Ukraine Collects Four MiG-29s From Slovakia

Slovakia MiG-29s

Credit: Slovak Defense Ministry

Slovakia has become the first country to declare it has delivered operational crewed combat aircraft to Ukraine, with the transfer of four MiG-29s to the war-torn country. 

Ukrainian pilots collected the aircraft, which had been in storage in Slovakia since the Warsaw Pact-era fighters were withdrawn from the Slovak Air Force inventory last summer. 

Video released by the Slovak defense ministry shows the four aircraft, all single-seaters, taxiing out and taking off on the short delivery flight, their final destination in Ukraine unknown.  

All four aircraft had their Slovak national markings painted out, but their serials remain. Another nine aircraft are expected to follow in the coming weeks, defense officials say. 

Slovakia’s handing over of MiG-29s is the first officially declared transfer of operational combat aircraft to Ukraine in its war with Russia. Other nations may have made similar transfers but have not publicly announced them.  

Several countries are believed to have delivered nonoperational airframes that could be stripped for spares. These include North Macedonia, which delivered four Sukhoi Su-25s ground attack aircraft from long-term storage. 

“Slovakia is on the right side, and with this gesture, we as a country have written ourselves in capital letters in modern world history,” Slovak Defense Minister Jaro Nad said. 

Poland has also declared that it will deliver its surplus MiG-29s to Ukraine. The transfers are expected to take place shortly, if they have not already. Warsaw has so far kept a tight lid on its defense equipment transfers to Ukraine. 

It is hoped that the fighter transfers will help bolster the Ukrainian Air Force fighter fleet. The fleet has employed its MiG-29s mainly for air defense duties and also in an austere destruction of enemy air defense role, thanks to deliveries of U.S. anti-radiation missiles.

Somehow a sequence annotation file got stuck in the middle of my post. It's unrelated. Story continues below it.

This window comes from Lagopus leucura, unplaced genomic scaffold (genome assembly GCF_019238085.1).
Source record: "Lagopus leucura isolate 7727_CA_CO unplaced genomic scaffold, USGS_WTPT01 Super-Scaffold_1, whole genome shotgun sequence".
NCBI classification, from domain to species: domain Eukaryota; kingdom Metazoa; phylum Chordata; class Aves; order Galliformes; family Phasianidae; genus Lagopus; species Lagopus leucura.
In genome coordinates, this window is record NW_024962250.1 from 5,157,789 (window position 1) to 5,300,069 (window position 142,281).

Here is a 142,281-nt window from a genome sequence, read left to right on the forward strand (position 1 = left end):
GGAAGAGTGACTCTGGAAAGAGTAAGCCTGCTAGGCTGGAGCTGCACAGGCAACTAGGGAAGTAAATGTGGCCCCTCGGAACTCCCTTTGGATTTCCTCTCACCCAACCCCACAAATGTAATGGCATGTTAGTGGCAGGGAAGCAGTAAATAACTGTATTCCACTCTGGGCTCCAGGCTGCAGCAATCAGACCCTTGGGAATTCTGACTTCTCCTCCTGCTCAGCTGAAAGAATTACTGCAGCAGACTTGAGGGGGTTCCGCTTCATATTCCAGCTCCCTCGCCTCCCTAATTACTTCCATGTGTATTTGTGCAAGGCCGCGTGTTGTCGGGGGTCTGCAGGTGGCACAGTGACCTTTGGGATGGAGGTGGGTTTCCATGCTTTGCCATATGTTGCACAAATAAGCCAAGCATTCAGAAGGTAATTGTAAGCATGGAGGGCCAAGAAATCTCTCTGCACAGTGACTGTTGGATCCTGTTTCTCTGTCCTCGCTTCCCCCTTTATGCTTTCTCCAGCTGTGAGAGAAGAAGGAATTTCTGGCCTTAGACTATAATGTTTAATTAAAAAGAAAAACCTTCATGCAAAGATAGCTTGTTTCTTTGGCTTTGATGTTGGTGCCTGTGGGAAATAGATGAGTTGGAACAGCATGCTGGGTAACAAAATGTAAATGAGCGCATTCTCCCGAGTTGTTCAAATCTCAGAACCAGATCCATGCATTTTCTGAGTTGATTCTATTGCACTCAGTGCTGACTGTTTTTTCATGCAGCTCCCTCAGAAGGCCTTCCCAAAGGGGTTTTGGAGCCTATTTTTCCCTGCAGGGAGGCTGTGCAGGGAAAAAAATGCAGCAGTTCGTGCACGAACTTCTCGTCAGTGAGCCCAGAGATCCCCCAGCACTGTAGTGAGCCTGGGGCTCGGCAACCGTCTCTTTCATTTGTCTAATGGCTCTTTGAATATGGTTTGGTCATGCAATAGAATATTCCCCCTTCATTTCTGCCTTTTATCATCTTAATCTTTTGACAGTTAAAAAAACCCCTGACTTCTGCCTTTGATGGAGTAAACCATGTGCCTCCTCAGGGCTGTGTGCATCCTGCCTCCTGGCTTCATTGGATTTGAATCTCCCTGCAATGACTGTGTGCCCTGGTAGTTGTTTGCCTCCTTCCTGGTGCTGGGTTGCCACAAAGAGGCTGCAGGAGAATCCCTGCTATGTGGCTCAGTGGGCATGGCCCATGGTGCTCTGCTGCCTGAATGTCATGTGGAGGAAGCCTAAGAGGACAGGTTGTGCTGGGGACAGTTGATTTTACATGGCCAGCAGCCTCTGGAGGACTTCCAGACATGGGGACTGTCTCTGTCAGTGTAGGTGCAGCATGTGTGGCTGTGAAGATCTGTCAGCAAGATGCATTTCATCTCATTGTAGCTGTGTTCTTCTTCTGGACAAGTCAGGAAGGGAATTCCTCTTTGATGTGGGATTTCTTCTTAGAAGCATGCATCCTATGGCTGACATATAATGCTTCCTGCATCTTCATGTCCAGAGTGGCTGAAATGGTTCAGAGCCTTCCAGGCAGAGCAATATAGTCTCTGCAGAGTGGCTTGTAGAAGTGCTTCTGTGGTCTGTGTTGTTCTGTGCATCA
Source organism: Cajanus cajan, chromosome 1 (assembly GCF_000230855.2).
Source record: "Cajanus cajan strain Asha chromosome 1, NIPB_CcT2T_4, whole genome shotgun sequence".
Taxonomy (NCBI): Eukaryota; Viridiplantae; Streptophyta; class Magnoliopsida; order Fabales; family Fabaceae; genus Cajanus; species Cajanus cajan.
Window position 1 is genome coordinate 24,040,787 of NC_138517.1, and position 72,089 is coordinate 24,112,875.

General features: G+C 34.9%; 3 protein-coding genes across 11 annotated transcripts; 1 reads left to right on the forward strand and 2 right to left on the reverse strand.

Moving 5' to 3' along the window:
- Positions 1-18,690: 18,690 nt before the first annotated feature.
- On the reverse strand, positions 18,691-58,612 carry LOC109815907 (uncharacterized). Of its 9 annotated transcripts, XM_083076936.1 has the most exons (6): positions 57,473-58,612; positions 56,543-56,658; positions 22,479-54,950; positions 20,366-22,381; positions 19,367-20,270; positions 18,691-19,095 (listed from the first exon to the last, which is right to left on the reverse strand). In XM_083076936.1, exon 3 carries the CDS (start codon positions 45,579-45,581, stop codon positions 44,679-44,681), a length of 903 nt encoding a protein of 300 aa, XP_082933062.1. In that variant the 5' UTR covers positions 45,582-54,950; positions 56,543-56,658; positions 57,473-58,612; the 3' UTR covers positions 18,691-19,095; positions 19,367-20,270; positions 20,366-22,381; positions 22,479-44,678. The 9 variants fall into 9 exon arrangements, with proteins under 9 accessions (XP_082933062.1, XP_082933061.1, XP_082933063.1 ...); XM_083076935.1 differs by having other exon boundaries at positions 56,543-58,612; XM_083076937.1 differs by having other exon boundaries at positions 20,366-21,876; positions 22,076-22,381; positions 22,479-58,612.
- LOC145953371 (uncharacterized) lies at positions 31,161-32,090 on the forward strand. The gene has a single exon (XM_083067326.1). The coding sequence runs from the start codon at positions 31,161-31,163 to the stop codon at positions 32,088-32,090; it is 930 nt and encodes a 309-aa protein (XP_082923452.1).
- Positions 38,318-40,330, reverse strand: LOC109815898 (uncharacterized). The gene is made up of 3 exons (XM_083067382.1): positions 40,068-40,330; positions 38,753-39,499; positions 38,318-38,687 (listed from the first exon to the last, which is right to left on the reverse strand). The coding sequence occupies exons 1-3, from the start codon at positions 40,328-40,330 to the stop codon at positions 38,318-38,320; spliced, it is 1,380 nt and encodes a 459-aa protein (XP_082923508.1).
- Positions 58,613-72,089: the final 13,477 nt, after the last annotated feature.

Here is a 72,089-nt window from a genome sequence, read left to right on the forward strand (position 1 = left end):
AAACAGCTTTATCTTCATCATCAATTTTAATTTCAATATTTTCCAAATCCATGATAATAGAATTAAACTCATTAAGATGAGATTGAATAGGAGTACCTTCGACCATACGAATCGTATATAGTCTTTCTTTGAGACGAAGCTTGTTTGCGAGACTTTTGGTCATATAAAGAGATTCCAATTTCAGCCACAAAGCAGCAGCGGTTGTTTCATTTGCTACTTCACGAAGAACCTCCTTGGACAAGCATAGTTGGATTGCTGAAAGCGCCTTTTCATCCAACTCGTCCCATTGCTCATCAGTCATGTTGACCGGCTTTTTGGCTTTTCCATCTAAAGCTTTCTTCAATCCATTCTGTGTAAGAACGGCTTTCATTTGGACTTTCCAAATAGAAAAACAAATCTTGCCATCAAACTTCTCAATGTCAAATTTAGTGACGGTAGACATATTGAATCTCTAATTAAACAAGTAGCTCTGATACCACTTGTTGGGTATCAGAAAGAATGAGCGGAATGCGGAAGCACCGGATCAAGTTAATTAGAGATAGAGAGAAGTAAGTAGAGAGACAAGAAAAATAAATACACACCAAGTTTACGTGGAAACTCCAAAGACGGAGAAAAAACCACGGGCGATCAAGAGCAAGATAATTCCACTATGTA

Ukraine is ultimately seeking deliveries of Western combat aircraft such as Lockheed Martin F-16s to try to secure air superiority over Russian fighters and air defenses. 

Slovakia plans to backfill the MiG-29s with deliveries of Block 70 F-16s that were on order prior to the war starting, but deliveries have been delayed. 

Without a fighter aircraft to perform national air policing, protection of Slovak airspace is currently being performed by fighters from Poland and the Czech Republic. 

Tony Osborne

Based in London, Tony covers European defense programs. Prior to joining Aviation Week in November 2012, Tony was at Shephard Media Group where he was deputy editor for Rotorhub and Defence Helicopter magazines.


1 Comment
Are the Su-25s for Su-25 parts or do they have some obscure MiG commonality? The Su-25 would be an interesting addition to the Ukrainian forces structure, more so if they could get a couple of squadron's worth.
Bernard Biales